Bad Beer Pours are Killing Your Profits

Your bar display is probably your proudest piece of work.

Your rows of bottles are all placed strategically.

Customers are excited to try the creative cocktails you’ve worked so hard on.

But, what’s really drawing in your regulars? And what’s attracting new customers? (And bonus, what’s doing so with a higher profit margin?)

Draft beer.

What was once thought of as a hipster fad is now in the midst of a game-changing renaissance.

With breweries large and small quickly snowballing in growth and popularity, it’s crucial to optimize your profits with some killer beer options.

If you have a variety of flavors, ales, and IPAs in place, you’re already a step ahead of your competition.

If not, it might be time to add some brews to the menu.

But, you can’t just snap your fingers and rake in beer-based profits. There’s a lot to pay attention to.

Because as easily as beer can make you money, it can drain it, too.

Is your beer stored at the perfect temperature (as in, nowhere above 38º F). Are you managing your kegs properly?

Questions like that – as well as proper bar cost management – are ones that often slip restaurant owner’s minds when adding a beer-filled bar to their restaurant. That’s why we’ve got all the ways to stop bad beer pours from drowning your profits.  

Beer is for Drinking, Not Draining.

Pouring a beer requires little effort on the part of your bartender.

Tilting a glass to avoid foam is way easier than measuring out mixers and shaking a cocktail.

More often than not, this leads to beer being used as more of a “quick fix” than a high-ticket item.

A table of customers waiting on a backed-up kitchen, growing restless? Offer a round of beer.

A group from out of town, enjoying happy hour on their company card? Throw some local beers their way to keep them around.

It’s sometimes a smarter move in the long run – it keeps people in the doors and spending more cash.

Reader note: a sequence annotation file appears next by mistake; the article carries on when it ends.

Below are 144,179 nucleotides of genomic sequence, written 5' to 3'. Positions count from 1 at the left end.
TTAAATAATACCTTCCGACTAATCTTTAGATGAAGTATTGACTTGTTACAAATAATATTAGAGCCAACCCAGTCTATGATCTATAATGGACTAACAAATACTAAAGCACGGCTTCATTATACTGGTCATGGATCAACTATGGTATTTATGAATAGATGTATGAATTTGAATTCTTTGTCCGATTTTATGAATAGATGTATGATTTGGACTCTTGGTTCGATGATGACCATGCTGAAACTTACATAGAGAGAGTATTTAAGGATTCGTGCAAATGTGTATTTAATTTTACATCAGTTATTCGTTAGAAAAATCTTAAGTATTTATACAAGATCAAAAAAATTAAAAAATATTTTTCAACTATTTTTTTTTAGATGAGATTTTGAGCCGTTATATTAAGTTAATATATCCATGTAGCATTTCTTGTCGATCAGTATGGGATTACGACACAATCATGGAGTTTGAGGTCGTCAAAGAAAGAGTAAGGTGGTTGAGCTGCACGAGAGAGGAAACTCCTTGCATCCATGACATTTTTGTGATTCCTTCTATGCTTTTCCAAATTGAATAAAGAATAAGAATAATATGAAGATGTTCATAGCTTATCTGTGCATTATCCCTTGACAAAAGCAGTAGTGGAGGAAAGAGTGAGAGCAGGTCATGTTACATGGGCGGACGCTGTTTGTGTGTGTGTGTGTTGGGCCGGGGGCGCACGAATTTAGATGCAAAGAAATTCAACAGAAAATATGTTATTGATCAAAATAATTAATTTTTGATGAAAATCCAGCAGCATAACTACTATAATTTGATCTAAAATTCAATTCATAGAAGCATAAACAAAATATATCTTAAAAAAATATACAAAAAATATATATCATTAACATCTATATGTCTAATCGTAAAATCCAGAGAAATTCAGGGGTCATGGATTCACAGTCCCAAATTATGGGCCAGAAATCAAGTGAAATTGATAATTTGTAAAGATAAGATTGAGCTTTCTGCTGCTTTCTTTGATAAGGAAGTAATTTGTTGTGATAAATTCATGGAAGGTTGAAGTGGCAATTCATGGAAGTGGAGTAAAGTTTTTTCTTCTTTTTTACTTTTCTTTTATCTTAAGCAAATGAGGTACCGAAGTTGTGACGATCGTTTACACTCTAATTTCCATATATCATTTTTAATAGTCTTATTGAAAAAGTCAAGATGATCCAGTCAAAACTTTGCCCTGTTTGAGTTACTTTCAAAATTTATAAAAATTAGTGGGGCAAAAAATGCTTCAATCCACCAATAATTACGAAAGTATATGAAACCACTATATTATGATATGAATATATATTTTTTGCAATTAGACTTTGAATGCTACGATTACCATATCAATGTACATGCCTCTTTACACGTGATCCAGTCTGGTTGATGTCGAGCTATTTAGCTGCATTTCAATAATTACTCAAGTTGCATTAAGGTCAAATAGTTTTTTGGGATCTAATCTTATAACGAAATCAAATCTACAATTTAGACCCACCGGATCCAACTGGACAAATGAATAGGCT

But, it’s far too easy to get heavy-handed. You can’t be knocking back two or three pints every night with your staff, or offering every regular a free round.

You have to know when to draw the line. At some point, your customers aren’t just gulping down beer, they’re gulping down your money and walking it out the door.

You don’t have to come down on them with the iron fist. In fact, no one should know you’re curbing their good time.

The key is to keep your staff trained and vigilant.

You don’t have to set up hidden cameras and elaborate checks to follow them, but you have to emphasize that you’re keeping an eye out.

Set a limit on how many freebies are allowed throughout the night. On top of that, put established systems in place to track exactly how much you’re spending – and potentially losing.

After all, there’s a fine line between keeping customers happy, and losing hard-earned money.

The Art of Craft

If beer’s a popular drink order, you should be aware of what kinds sell, and which don’t.

If you’re not, it’s easy to find out simply by tracking your sales.

Your light beers will likely be a consistent hit. The same can be said for a standard local IPA and seasonal lagers.

But it’s not that easy to know off the bat which beers will do well, and which ones won’t. That coffee chocolate stout with pumpkin that only sells to one niche group around October? Probably not a good move to offer it in May.

The right balance between novelty and widespread appeal is vital.

Focus on rotating the menu and keeping it fresh. Utilize local breweries. Have a variety of flavors, styles, and types ready to go.

Big U.S and international beers will always sell. But the draw of smaller, more rare beer flavors can be massive.

Last year, craft beer retail sales reached a staggering $28.4 billion. By not tapping into this, you’re letting profits pass you by.

But again, if your customers aren’t buying, then you shouldn’t either. Don’t waste money on a beer simply to say you carry it.

The Gross of Gross

The other issue with beer is when it’s…kind of gross

But you might not know what condition your beer is in until it’s sipped.

When a customer orders what they think is going to be a crisp, refreshing drink and instead get a flat, warm mess, it’s the stuff of nightmares.